Most professional journals in psychology undergo a process of double-blind peer review. Researchers who want to publish their work in the journal submit a manuscript to the editor—who is generally an established researcher too—who in turn sends it to two or three experts on the topic. Each reviewer reads the manuscript, writes a critical but constructive review, and sends the review back to the editor along with his or her recommendations. The editor then decides whether to accept the article for publication, ask the authors to make changes and resubmit it for further consideration, or reject it outright. In any case, the editor forwards the reviewers’ written comments to the researchers so that they can revise their manuscript accordingly. This entire process is double-blind, as the reviewers do not know the identity of the researcher(s), and vice versa. Double-blind peer review is helpful because it ensures that the work meets basic standards of the field before it can enter the research literature. However, in order to increase transparency and accountability some newer open access journals (e.g., Frontiers in Psychology) utilize an open peer review process wherein the identities of the reviewers (which remain concealed during the peer review process) are published alongside the journal article.
Scholarly books are books written by researchers and practitioners mainly for use by other researchers and practitioners. A monograph is written by a single author or a small group of authors and usually gives a coherent presentation of a topic much like an extended review article. Edited volumes have an editor or a small group of editors who recruit many authors to write separate chapters on different aspects of the same topic. Although edited volumes can also give a coherent presentation of the topic, it is not unusual for each chapter to take a different perspective or even for the authors of different chapters to openly disagree with each other. In general, scholarly books undergo a peer review process similar to that used by professional journals.
Literature Search Strategies
Using PsycINFO and Other Databases
The primary method used to search the research literature involves using one or more electronic databases. These include Academic Search Premier, JSTOR, and ProQuest for all academic disciplines, ERIC for education, and PubMed for medicine and related fields. The most important for our purposes, however, is PsycINFO, which is produced by the APA. PsycINFO is so comprehensive—covering thousands of professional journals and scholarly books going back more than 100 years—that for most purposes its content is synonymous with the research literature in psychology. Like most such databases, PsycINFO is usually available through your university library.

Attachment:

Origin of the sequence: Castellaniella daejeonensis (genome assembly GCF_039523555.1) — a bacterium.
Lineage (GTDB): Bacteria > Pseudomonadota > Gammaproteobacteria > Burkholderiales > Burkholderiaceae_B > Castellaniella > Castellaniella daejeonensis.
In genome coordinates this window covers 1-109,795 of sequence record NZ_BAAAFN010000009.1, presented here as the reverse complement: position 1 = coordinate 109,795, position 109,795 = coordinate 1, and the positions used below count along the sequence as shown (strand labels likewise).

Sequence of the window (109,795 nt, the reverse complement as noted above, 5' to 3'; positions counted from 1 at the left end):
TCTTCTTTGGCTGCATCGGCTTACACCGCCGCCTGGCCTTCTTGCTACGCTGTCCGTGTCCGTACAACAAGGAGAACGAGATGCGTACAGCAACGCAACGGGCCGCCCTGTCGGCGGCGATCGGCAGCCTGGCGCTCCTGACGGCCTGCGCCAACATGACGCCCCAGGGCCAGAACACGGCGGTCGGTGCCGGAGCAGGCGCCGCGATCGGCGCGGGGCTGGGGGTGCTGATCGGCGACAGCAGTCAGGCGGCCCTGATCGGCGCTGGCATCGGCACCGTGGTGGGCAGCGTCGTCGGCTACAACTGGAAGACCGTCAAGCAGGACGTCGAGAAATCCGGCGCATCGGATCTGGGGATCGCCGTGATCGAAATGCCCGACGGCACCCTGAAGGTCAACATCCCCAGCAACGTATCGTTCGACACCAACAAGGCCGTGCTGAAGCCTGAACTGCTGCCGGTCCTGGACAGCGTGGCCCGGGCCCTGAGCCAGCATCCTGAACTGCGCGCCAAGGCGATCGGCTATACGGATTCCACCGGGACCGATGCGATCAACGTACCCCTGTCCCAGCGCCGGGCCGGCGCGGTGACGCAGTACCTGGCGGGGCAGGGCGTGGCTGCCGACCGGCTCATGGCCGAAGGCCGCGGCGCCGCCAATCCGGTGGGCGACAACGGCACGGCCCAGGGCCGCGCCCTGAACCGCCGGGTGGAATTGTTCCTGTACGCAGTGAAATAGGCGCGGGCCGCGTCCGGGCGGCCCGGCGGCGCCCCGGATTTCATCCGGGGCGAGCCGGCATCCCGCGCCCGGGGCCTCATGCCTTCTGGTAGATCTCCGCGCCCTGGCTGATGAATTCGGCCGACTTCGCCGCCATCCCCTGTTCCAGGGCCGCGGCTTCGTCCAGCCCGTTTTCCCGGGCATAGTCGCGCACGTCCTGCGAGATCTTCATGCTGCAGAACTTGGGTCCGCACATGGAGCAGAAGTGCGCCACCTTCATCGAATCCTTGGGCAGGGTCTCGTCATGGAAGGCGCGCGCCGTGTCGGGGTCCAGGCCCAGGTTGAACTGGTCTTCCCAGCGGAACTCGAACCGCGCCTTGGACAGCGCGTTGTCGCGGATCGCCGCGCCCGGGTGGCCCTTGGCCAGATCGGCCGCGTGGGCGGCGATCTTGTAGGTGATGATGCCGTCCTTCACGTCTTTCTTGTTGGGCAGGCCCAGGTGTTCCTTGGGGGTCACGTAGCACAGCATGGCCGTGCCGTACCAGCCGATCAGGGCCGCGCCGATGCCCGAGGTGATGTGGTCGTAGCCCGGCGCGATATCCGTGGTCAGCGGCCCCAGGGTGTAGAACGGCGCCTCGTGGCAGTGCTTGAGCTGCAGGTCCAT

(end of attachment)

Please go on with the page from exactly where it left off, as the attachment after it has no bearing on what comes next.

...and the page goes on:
PsycINFO consists of individual records for each article, book chapter, or book in the database. Each record includes basic publication information, an abstract or summary of the work (like the one presented at the start of this chapter), and a list of other works cited by that work. A computer interface allows entering one or more search terms and returns any records that contain those search terms. (These interfaces are provided by different vendors and therefore can look somewhat different depending on the library you use.) Each record also contains lists of keywords that describe the content of the work and also a list of index terms. The index terms are especially helpful because they are standardized. Research on differences between women and men, for example, is always indexed under “Human Sex Differences.” Research on notetaking is always indexed under the term “Learning Strategies.” If you do not know the appropriate index terms, PsycINFO includes a thesaurus that can help you find them.